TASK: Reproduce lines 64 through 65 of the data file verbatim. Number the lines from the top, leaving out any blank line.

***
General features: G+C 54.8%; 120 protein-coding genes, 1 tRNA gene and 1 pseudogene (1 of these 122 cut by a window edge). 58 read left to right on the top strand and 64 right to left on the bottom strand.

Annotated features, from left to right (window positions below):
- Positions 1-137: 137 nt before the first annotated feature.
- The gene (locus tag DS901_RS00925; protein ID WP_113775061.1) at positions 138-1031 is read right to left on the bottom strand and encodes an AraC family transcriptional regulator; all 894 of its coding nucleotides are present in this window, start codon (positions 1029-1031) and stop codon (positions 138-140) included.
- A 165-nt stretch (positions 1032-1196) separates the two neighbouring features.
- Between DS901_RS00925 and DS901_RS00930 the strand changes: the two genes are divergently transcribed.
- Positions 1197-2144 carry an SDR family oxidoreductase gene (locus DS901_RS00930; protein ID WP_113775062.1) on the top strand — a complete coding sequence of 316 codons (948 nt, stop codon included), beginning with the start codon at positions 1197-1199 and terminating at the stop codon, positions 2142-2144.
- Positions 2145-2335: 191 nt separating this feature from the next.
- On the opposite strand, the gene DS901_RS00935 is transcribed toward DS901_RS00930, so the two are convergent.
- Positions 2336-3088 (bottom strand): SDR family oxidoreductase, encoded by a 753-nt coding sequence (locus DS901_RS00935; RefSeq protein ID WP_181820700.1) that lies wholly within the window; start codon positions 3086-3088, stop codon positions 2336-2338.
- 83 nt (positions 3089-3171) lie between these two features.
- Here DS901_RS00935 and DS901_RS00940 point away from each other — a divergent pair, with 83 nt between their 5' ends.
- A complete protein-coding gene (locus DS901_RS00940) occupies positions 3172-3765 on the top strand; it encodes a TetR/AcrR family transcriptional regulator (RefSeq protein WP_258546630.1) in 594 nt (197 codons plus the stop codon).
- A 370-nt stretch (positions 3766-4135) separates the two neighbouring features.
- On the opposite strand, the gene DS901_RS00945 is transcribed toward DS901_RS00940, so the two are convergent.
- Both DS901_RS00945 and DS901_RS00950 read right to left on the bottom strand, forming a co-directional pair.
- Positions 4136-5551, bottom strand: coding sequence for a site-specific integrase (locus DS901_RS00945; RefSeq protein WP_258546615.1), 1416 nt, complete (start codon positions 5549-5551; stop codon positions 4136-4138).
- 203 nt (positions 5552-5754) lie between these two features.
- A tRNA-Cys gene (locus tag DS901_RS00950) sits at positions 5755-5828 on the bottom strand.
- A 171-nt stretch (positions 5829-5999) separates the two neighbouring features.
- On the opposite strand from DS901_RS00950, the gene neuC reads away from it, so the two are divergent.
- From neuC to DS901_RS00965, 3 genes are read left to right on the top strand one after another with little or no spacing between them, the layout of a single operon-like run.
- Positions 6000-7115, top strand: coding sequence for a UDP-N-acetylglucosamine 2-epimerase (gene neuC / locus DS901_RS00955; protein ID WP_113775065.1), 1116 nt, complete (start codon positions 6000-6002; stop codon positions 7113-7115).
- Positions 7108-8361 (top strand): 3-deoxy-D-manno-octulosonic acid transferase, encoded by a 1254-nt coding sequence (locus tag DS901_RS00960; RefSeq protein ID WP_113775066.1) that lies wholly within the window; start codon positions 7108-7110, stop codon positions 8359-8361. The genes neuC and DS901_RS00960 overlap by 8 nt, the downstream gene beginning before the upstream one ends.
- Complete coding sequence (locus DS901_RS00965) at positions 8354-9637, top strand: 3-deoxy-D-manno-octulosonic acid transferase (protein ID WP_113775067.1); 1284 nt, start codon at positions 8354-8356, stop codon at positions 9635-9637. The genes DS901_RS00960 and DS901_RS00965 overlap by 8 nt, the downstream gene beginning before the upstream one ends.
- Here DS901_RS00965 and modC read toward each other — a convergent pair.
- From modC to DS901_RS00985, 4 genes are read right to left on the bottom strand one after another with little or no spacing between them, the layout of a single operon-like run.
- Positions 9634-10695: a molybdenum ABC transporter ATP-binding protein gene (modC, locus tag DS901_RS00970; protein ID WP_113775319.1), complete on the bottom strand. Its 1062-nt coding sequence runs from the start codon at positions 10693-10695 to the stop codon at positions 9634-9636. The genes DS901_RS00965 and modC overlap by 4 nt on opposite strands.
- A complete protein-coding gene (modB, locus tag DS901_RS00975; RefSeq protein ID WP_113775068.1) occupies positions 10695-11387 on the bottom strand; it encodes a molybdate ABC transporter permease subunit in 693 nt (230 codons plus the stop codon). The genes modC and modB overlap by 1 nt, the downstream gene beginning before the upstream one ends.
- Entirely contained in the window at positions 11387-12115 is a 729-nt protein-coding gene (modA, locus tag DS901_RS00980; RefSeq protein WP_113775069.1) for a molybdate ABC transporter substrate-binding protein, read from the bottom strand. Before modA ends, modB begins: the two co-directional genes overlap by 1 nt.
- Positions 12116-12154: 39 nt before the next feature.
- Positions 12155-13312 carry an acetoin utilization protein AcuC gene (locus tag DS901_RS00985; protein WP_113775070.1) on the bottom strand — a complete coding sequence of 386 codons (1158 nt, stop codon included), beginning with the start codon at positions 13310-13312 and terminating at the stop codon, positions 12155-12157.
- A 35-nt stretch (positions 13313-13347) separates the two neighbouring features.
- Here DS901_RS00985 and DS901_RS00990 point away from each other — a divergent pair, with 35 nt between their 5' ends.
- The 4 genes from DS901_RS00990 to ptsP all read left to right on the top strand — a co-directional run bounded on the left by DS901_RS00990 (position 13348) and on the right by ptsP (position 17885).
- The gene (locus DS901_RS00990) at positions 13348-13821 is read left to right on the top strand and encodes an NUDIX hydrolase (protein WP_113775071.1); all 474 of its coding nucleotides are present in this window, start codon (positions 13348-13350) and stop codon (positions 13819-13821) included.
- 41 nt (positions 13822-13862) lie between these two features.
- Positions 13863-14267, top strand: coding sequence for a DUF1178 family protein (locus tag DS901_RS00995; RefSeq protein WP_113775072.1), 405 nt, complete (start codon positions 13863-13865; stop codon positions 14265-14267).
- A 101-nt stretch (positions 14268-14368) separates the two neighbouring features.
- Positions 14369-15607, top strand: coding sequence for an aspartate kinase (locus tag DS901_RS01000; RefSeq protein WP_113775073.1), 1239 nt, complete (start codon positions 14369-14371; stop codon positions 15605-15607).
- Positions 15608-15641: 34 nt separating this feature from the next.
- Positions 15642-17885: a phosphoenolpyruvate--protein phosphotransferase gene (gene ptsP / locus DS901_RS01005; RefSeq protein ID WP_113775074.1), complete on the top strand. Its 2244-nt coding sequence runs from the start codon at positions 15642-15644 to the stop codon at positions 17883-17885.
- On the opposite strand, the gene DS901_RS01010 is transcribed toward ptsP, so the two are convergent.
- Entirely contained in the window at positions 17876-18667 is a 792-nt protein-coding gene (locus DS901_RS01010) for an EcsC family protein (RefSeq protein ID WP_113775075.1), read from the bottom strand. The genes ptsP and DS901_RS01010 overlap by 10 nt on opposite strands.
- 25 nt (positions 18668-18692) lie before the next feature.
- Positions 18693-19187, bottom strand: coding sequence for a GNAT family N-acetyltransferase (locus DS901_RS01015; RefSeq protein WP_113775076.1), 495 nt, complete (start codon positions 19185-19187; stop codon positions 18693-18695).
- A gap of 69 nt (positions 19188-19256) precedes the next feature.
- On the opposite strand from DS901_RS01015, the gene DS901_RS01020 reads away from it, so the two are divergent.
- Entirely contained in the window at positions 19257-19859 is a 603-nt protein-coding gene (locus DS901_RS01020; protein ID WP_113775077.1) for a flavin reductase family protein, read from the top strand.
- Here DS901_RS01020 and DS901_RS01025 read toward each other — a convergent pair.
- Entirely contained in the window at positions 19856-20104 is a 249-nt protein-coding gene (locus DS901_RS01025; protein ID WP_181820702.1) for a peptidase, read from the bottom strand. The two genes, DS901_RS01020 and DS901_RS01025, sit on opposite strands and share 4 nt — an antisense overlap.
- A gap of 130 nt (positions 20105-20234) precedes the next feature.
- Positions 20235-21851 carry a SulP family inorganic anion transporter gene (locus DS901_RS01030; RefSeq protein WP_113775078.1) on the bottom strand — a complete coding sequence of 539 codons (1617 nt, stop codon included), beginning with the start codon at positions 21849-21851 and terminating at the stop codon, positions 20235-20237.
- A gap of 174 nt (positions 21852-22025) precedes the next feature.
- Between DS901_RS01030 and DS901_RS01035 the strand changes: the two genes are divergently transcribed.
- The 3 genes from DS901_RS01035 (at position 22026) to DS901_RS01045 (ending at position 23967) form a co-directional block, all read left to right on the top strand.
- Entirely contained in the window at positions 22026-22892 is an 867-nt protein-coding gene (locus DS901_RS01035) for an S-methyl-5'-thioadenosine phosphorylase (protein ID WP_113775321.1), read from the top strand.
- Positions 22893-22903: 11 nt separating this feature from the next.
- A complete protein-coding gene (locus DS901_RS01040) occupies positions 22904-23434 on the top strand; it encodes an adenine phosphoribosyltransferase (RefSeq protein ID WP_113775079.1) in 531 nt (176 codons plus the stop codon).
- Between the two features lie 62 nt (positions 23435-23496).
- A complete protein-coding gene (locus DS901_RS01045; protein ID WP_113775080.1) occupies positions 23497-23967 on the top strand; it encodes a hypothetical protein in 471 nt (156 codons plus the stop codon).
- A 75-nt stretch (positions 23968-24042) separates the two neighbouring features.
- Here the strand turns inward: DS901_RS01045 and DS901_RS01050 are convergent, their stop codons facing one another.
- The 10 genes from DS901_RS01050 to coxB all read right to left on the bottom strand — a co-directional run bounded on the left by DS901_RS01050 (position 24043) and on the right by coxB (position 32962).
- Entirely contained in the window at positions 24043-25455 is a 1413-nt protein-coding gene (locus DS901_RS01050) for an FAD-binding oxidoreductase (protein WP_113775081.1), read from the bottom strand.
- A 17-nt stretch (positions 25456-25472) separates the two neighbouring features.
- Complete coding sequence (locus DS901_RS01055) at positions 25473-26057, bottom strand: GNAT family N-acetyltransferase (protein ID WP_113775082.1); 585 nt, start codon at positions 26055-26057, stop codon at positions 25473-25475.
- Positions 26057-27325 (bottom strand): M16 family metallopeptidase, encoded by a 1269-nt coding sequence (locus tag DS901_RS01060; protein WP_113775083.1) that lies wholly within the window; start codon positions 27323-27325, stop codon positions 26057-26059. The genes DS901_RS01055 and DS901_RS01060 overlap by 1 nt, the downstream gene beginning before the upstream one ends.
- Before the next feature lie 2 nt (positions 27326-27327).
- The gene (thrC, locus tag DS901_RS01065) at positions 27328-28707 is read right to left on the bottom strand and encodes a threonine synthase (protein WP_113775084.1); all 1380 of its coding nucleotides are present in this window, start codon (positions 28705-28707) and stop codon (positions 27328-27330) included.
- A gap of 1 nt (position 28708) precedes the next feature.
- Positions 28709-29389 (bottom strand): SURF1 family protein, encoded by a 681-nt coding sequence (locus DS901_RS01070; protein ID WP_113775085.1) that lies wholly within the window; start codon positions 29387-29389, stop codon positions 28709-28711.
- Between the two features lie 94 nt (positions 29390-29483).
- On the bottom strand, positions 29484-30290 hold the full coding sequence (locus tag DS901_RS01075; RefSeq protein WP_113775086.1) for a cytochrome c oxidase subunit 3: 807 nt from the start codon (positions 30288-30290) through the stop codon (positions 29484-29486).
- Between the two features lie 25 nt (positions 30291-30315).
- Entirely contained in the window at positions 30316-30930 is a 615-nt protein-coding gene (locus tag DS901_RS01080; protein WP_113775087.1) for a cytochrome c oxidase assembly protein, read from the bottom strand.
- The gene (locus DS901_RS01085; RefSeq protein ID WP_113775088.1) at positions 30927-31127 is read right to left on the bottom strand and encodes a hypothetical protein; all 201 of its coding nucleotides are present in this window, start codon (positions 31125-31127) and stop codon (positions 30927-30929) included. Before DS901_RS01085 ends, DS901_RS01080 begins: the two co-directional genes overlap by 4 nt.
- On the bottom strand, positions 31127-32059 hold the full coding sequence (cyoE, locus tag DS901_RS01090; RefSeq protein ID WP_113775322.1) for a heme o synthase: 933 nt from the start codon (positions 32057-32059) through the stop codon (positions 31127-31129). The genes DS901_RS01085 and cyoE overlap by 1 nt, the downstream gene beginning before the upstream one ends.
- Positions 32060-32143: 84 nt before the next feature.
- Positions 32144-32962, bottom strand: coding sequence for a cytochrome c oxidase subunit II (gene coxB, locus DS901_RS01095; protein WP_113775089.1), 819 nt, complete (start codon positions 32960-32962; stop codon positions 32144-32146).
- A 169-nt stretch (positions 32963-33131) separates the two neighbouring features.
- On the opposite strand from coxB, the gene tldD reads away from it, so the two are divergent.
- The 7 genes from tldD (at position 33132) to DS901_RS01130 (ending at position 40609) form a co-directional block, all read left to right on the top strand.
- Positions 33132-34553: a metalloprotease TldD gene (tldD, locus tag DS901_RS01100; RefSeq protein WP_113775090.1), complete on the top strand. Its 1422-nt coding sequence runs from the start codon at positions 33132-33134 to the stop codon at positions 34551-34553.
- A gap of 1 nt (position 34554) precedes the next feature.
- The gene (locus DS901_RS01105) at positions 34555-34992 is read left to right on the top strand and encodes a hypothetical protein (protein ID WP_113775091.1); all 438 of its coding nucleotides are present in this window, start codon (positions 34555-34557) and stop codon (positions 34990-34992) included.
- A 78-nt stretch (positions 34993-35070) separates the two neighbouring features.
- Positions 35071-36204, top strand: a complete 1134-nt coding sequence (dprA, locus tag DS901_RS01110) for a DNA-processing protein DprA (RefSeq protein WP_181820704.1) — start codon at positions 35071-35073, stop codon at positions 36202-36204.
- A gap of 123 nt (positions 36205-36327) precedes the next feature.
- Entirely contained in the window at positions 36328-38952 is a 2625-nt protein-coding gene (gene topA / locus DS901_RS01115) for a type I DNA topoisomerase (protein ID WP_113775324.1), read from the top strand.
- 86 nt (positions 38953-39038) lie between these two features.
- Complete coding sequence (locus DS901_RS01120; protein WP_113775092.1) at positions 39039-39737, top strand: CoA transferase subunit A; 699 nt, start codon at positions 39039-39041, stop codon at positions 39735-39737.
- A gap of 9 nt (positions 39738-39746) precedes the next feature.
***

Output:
- The 10 genes from DS901_RS01050 to coxB all read right to left on the bottom strand — a co-directional run bounded on the left by DS901_RS01050 (position 24043) and on the right by coxB (position 32962).
- Entirely contained in the window at positions 24043-25455 is a 1413-nt protein-coding gene (locus DS901_RS01050) for an FAD-binding oxidoreductase (protein WP_113775081.1), read from the bottom strand.